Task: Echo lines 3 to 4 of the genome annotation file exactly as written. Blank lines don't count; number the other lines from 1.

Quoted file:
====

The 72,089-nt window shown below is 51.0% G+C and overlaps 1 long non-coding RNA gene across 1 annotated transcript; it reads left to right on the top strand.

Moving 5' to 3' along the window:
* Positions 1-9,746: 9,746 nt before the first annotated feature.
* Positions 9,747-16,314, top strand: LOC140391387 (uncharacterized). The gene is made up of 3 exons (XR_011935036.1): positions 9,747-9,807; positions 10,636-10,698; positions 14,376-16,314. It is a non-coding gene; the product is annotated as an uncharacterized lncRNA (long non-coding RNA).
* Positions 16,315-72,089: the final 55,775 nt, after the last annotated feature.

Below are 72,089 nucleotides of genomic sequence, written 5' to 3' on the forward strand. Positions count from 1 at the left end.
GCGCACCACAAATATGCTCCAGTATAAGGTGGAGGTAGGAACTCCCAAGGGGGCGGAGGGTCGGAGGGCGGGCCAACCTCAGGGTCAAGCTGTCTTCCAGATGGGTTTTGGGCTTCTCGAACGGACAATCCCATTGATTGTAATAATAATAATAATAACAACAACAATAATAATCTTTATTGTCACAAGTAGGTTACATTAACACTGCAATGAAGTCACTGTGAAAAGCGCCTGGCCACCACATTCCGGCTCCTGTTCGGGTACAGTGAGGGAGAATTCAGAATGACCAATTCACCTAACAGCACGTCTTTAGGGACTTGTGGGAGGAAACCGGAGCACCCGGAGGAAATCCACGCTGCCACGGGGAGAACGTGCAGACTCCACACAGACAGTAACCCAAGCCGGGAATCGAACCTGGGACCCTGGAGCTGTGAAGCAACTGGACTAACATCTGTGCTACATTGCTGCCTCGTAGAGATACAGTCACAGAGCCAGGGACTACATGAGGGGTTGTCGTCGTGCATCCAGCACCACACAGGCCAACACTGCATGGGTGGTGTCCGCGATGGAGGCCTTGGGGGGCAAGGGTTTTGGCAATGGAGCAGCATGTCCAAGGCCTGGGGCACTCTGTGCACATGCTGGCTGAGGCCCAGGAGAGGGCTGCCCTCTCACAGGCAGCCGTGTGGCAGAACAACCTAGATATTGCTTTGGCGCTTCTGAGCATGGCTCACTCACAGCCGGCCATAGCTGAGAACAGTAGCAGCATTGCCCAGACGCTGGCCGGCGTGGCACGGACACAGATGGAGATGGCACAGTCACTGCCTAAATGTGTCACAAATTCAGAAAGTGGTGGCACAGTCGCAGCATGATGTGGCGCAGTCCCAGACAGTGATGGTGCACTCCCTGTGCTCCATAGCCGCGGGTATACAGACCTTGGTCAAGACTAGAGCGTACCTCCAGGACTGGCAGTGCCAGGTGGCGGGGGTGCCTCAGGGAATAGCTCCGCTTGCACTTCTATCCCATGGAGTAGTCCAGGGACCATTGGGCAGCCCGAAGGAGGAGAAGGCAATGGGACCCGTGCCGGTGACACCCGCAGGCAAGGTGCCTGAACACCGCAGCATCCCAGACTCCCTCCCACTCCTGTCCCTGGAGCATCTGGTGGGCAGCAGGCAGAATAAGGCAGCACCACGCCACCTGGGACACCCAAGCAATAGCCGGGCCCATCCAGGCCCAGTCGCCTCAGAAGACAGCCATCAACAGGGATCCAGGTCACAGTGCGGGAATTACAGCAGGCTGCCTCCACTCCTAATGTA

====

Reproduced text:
* Positions 1-9,746: 9,746 nt before the first annotated feature.
* Positions 9,747-16,314, top strand: LOC140391387 (uncharacterized). The gene is made up of 3 exons (XR_011935036.1): positions 9,747-9,807; positions 10,636-10,698; positions 14,376-16,314. It is a non-coding gene; the product is annotated as an uncharacterized lncRNA (long non-coding RNA).